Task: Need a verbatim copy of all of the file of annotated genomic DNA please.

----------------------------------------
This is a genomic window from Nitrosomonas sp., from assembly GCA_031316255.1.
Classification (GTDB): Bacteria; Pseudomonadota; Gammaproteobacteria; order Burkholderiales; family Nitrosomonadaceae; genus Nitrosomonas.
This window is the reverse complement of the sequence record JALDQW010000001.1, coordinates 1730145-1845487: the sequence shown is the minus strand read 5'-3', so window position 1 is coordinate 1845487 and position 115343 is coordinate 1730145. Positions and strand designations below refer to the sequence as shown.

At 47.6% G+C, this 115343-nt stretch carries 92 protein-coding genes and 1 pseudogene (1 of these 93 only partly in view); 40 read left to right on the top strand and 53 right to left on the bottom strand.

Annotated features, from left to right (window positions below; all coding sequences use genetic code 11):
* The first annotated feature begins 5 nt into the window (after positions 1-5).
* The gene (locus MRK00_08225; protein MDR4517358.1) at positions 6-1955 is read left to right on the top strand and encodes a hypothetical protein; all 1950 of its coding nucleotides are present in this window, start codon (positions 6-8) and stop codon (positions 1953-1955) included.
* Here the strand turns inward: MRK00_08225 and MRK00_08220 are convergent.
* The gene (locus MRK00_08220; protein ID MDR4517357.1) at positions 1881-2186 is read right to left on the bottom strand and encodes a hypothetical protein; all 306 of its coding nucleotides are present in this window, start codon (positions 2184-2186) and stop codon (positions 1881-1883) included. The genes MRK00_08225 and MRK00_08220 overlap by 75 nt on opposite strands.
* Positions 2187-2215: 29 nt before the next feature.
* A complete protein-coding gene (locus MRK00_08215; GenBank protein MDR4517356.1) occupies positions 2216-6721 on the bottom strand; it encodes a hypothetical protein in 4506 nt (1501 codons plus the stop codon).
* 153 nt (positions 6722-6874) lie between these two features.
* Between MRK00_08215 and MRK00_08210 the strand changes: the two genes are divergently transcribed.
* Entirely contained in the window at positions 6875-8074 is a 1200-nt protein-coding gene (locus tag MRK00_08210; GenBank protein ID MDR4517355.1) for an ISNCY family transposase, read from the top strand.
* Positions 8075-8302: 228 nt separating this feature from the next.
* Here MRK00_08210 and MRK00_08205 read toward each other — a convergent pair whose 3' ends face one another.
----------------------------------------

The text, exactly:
This is a genomic window from Nitrosomonas sp., from assembly GCA_031316255.1.
Classification (GTDB): Bacteria; Pseudomonadota; Gammaproteobacteria; order Burkholderiales; family Nitrosomonadaceae; genus Nitrosomonas.
This window is the reverse complement of the sequence record JALDQW010000001.1, coordinates 1730145-1845487: the sequence shown is the minus strand read 5'-3', so window position 1 is coordinate 1845487 and position 115343 is coordinate 1730145. Positions and strand designations below refer to the sequence as shown.

At 47.6% G+C, this 115343-nt stretch carries 92 protein-coding genes and 1 pseudogene (1 of these 93 only partly in view); 40 read left to right on the top strand and 53 right to left on the bottom strand.

Annotated features, from left to right (window positions below; all coding sequences use genetic code 11):
* The first annotated feature begins 5 nt into the window (after positions 1-5).
* The gene (locus MRK00_08225; protein MDR4517358.1) at positions 6-1955 is read left to right on the top strand and encodes a hypothetical protein; all 1950 of its coding nucleotides are present in this window, start codon (positions 6-8) and stop codon (positions 1953-1955) included.
* Here the strand turns inward: MRK00_08225 and MRK00_08220 are convergent.
* The gene (locus MRK00_08220; protein ID MDR4517357.1) at positions 1881-2186 is read right to left on the bottom strand and encodes a hypothetical protein; all 306 of its coding nucleotides are present in this window, start codon (positions 2184-2186) and stop codon (positions 1881-1883) included. The genes MRK00_08225 and MRK00_08220 overlap by 75 nt on opposite strands.
* Positions 2187-2215: 29 nt before the next feature.
* A complete protein-coding gene (locus MRK00_08215; GenBank protein MDR4517356.1) occupies positions 2216-6721 on the bottom strand; it encodes a hypothetical protein in 4506 nt (1501 codons plus the stop codon).
* 153 nt (positions 6722-6874) lie between these two features.
* Between MRK00_08215 and MRK00_08210 the strand changes: the two genes are divergently transcribed.
* Entirely contained in the window at positions 6875-8074 is a 1200-nt protein-coding gene (locus tag MRK00_08210; GenBank protein ID MDR4517355.1) for an ISNCY family transposase, read from the top strand.
* Positions 8075-8302: 228 nt separating this feature from the next.
* Here MRK00_08210 and MRK00_08205 read toward each other — a convergent pair whose 3' ends face one another.